Growing green: Vital role of urban agriculture

The majority of people today reside in cities. This trend of urbanisation is accompanied in many developing nations by increased unemployment, environmental pollution, food insecurity, and malnutrition, especially among vulnerable populations like children, expectant women, and nurturing mothers.

Urban agriculture emerges as a viable solution to urban food insecurity issues, which are predicted to worsen as poverty, and the general population in developing countries continue to urbanise. At the same time, urban farming can support local economies, social cohesion, health, and a sustainable environment.

It is used in many farming systems throughout the world, employing between 25 and 30 per cent of urban dwellers in the agro-food industry. Urban agriculture is positioned to become more widely acknowledged for its significant contributions, as both urban population growth and rural-to-urban migration continue. On the other hand, the current ignorance of urban agriculture has hindered the recognition of its importance.

The benefits of urban agriculture for food security are demonstrated by the involvement of 100-200 million urban farmers globally, who provide fresh horticulture produce for metropolitan markets. Given that the majority of urban farmers originate from underprivileged communities and that low-income individuals spend up to 85 per cent of their incomes on food purchases, urban agriculture also plays a positive role in social advancement.

Sociologically speaking, urban farming reduces gender inequality and fosters social inclusion; women make up about 65 per cent of urban farmers. Urban agriculture also improves air quality, decreases the environmental impact of food storage and transportation, increases biodiversity in urban areas, and reduces waste in urban areas. The main advantages of urban agriculture are best illustrated by the production of horticultural products.

The population of Malaysia is expected to rise from approximately 32.6 million in the present to over 36 million by 2030. This means that 77.6 per cent of people live in cities, according to Statista (2021). It is projected that the demand for food supply will rise by 70 per cent to meet the growing needs for food.

As a result, the agriculture industry needs to improve its efficacy and efficiency to meet Malaysian customer demands.

One essential link in the household food supply system is urban agriculture. Urban agriculture is recognised as a sustainable development strategy in Malaysia that may provide food both inside and outside of metropolitan areas.

As of now, Malaysia has about 11,000 urban farming communities. By 2030, the government wants to build 20,000 of these communities across the country.

Urban agriculture guarantees that every household has access to fresh food, which helps to promote food security. It has benefits for the economy, society, and environment.

In Malaysia, the number of people engaged in urban agriculture increased dramatically from 18,687 people in 2019 to 40,219 in 2020. Realising the need of food production, city dwellers have started growing vegetables in their rooftops, balconies, and yards. In nations like Brazil and the US, urban farming is promoted as a way to produce wholesome, fresh food; in Malaysia, its appeal has increased as well.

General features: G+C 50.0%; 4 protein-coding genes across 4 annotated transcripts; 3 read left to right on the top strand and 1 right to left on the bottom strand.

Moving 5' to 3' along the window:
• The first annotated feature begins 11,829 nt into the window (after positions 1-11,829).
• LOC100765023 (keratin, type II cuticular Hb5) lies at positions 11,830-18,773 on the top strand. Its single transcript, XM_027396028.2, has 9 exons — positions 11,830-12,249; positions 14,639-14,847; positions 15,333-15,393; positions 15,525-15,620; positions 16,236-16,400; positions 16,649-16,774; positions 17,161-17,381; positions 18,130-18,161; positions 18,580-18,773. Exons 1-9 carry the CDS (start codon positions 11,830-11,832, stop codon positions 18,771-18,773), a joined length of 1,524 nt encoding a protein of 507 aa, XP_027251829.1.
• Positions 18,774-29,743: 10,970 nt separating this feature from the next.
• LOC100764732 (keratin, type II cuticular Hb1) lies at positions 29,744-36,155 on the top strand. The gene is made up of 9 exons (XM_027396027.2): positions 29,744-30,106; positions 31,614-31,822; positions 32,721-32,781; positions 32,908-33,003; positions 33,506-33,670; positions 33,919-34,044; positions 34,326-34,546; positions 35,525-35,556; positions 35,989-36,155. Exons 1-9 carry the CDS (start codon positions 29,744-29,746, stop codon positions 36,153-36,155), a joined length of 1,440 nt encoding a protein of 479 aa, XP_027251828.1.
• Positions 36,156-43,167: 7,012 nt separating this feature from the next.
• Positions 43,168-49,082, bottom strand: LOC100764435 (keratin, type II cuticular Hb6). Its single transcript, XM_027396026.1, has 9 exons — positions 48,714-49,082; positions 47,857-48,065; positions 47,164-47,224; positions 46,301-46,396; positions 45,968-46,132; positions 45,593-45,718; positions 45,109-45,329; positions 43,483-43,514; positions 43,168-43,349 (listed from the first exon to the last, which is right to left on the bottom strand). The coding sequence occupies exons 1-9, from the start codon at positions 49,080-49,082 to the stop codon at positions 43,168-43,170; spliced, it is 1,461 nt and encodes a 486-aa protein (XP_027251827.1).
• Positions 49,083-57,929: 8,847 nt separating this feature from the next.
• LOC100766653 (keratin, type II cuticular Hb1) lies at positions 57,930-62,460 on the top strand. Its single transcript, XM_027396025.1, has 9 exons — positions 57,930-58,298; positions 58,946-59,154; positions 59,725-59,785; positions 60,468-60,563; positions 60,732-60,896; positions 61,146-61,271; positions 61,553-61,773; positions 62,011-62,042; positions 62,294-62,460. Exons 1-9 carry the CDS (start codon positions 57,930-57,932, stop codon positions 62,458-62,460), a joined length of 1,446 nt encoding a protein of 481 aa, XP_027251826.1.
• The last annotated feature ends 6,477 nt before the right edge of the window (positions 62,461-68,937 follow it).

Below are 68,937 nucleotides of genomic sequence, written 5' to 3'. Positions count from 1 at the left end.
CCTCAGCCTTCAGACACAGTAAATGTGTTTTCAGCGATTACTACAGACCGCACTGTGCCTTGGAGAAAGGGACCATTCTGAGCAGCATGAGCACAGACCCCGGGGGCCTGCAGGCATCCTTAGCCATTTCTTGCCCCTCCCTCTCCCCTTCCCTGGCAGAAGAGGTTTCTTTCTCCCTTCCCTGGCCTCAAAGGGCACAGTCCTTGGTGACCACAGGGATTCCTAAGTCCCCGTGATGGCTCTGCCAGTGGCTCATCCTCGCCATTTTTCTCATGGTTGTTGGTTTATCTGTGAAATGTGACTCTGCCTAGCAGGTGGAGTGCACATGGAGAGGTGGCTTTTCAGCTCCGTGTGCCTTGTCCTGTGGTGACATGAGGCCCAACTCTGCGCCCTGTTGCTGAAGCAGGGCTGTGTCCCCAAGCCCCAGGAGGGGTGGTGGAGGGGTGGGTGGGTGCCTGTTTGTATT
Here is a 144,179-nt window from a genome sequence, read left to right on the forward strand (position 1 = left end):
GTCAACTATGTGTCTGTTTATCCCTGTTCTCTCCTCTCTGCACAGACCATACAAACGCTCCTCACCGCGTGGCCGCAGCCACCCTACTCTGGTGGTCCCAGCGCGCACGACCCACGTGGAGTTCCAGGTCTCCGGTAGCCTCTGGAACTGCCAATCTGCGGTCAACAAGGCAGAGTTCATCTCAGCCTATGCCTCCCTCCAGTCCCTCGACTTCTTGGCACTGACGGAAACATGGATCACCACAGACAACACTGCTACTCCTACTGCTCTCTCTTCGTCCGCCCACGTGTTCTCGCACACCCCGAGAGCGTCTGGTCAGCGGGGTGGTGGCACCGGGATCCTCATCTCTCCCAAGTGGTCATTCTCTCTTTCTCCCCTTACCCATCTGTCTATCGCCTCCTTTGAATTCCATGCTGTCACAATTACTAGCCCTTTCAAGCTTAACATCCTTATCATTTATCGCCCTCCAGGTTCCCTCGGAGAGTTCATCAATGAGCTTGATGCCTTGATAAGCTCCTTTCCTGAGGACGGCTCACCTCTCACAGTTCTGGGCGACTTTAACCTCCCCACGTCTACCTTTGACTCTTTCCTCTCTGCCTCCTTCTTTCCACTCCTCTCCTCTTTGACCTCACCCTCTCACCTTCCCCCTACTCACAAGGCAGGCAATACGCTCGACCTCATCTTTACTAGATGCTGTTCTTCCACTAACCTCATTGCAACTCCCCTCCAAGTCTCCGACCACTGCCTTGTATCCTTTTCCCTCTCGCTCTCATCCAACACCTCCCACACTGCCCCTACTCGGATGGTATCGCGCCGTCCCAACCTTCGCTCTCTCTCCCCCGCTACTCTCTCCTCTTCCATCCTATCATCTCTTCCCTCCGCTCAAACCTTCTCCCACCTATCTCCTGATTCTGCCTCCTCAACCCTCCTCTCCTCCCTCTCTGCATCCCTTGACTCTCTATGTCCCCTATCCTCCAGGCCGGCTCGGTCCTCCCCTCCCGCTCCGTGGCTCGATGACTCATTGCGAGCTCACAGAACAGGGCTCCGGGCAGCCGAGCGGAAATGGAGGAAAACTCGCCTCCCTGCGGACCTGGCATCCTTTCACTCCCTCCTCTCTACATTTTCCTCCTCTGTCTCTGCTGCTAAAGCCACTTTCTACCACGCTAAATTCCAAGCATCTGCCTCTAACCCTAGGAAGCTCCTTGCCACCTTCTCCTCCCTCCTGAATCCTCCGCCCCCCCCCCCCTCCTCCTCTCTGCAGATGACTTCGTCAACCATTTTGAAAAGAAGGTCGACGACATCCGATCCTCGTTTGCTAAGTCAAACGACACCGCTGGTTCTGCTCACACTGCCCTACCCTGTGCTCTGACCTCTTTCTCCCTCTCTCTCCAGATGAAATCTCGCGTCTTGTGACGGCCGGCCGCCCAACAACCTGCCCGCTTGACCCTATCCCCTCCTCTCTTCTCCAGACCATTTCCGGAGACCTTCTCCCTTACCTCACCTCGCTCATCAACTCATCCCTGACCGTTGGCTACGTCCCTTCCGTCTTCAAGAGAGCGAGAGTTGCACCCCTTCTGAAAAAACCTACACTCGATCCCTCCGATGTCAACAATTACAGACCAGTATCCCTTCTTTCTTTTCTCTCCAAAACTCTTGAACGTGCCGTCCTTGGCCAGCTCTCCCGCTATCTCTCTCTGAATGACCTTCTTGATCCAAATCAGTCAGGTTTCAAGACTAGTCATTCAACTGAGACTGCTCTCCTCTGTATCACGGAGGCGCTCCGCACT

Urban agriculture is particularly important for sustainable development in Malaysia, especially by 2030, for several reasons:

1. Malaysia aspires to attain food security and minimise reliance on food imports by 2030. Urban agriculture can help achieve this goal by increasing local food production, resulting in a more stable and resilient supply chain.

2. Rising urbanisation puts more pressure on natural resources and ecosystems. Vertical farming, rooftop gardens, and aquaponics are examples of urban agriculture approaches that can help minimise environmental deterioration by lowering land use, conserving water, and increasing biodiversity.

3. Two consequences of climate change to which Malaysia is vulnerable are extreme weather events and sea level rise. Because it can sequester carbon dioxide, cut greenhouse gas emissions associated with food transportation, and increase urban resilience to climate-related shocks, urban agriculture has the potential to mitigate climate change.

4. Non-communicable diseases like diabetes and obesity present challenges for Malaysia. Urban agriculture facilitates the availability of wholesome, fresh food, which enhances public health and lowers medical expenses linked to diet-related ailments.

5. Urban agriculture can help reduce poverty and promote economic development in urban areas by assisting small-scale farmers, entrepreneurs, and food-related businesses. It boosts local economies, generates jobs, and makes food more affordable and accessible for low-income households.

In addition, urban agriculture serves as a teaching tool that encourages sustainable food production practices, healthy eating habits, and environmental stewardship. Engaging in interactive endeavours such as urban farming and gardening helps citizens better understand the connection between food, health, and the environment.

Ultimately, by incorporating urban agriculture into Malaysia’s development agenda by 2030, a number of issues can be resolved, such as public health, economic development, food security, community resilience, environmental sustainability, and climate change.

It stands for an all-encompassing strategy for sustainable development that advances the welfare of humanity and the environment.

Dr Rulia Akhtar is a research fellow at the Ungku Aziz Centre for Development Studies, Office of Deputy Vice Chancellor (Research & Innovation),
Universiti Malaya, Malaysia.